COLLEGE PARK, Md. | If coach Dabo Swinney thought scrutiny last week of Clemson's progress was premature and harsh, he's got another thing coming.
Judging by the redness of his eyes and the hurt in his voice following Saturday's 24-21 meltdown at Maryland, Swinney sensed it, too.
The frustration in tight end Michael Palmer's words and the curt demeanor of running back C.J. Spiller afterward also were giveaways - likewise an apt description for an embarrassing defeat in which Clemson's struggling offense failed to tie or win the game in three golden opportunities in the final six minutes.
The emotive displays embodied the frustration these Tigers (2-3, 1-2 ACC) know all to well, having traveled this path of unforgivable losses and unmet expectations on a seemingly annual basis.
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"Everybody's stunned," Spiller said. "We're stunned, Clemson fans are stunned, but it is what it is."
The panic button on Clemson's season was pushed Saturday.
For the third time in four years, the Tigers were dealt a crushing blow by the heavy underdog Terps (2-3, 1-0), who limped in turnover-prone, defensively deficient and coming off a pair of humiliating defeats.
The difference was that Clemson entered the 2006 and '08 meetings with Maryland as a fragile team; this time, it was the Terps who delivered the shock-inducing blow, putting the Tigers in desperation mode in the Atlantic Division race.
And there is no simpler reason than their inability to win close contests - five of Swinney's six losses as coach have come by a touchdown or less, including all three this season.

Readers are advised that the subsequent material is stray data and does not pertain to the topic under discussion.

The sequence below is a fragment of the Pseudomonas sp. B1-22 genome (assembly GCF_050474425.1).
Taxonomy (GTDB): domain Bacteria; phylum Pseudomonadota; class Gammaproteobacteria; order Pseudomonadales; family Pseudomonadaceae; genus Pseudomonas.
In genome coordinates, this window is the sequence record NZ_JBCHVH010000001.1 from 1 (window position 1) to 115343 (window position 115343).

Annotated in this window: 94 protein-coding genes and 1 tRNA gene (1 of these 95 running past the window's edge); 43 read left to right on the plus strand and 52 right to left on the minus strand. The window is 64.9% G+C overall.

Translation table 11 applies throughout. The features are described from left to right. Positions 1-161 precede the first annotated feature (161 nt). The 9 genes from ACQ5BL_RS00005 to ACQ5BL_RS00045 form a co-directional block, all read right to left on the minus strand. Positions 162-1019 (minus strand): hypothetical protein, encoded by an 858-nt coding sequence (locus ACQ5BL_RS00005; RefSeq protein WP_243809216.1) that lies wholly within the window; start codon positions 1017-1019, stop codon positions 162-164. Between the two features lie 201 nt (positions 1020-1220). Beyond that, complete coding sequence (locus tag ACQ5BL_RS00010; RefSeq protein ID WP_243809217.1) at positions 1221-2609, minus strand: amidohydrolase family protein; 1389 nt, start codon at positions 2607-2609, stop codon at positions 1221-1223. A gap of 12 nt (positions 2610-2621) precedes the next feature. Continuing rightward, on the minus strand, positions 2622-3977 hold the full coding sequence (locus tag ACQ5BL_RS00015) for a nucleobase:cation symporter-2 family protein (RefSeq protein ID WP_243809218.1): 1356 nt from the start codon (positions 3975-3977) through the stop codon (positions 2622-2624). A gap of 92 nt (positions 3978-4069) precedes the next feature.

"Greatly disappointed in where we are right now," Swinney said. "There's not a player or coach who felt we'd be here, 2-3 after five ballgames. It's a football game we had so many opportunities to win, and that's my job to get us the win, bottom line. Just a poor job by me."
"It's a painful thing when you put so much into something and you don't reach your goal. These kids are hurting, but they'll bounce back. That's what we're going to do. That's all we can do."
That, and perhaps use this week's open date to go back to the drawing board offensively.
Clemson's offense has scored two touchdowns the past 12 quarters - as many as its special teams.
And its easiest to blame the unit's futility for Saturday's defeat.
"We have to be tougher mentally, make some better decisions and just grow up," Palmer said.
Trailing 24-21, the Tigers had the ball in Maryland territory four times during the final 10 minutes and came away scoreless. The Terps, meanwhile, gave them every opportunity to atone, turning over the ball on downs at their 30 with 5:59 remaining on a failed quarterback sneak, then losing a fumble on the first play of their ensuing drive with 3:54 to go.
But Clemson couldn't capitalize. After taking over on downs, Spiller stumbled with plenty of room to run on a screen pass, and kicker Richard Jackson missed a 47-yard field goal to the right.
After the fumble, the Tigers failed to gain a first down and Jackson missed right again on a 48-yarder with 2:43 to go.
Clemson regained possession at its 30 with 1:30 left and, three Palmer catches later, was positioned at the Maryland 32.
But with no timeouts and facing third-and-6 from the Terps' 28, quarterback Kyle Parker was blind-sided on a delayed blitz. Replay determined Parker fumbled the ball away, precluding the Tigers from attempting a 58-yard field goal as time would have expired.
All told, once it reached the Maryland 32 on its final three drives, Clemson lost 11 yards on nine plays.
"I'm embarrassed for us because the defense gave us the ball multiple times right there at the end, and we didn't get it done," Spiller said. "Didn't even move the ball. We can't ride their coattails the whole season."
Swinney's challenge suddenly becomes making the season relevant.
"I certainly didn't plan for this," he said. "But that's where we are. There ain't a dad-gum thing I can do about it right now except get ready for Wake Forest and see if we can win a ballgame, then go on to the next one. That's what we're going to do."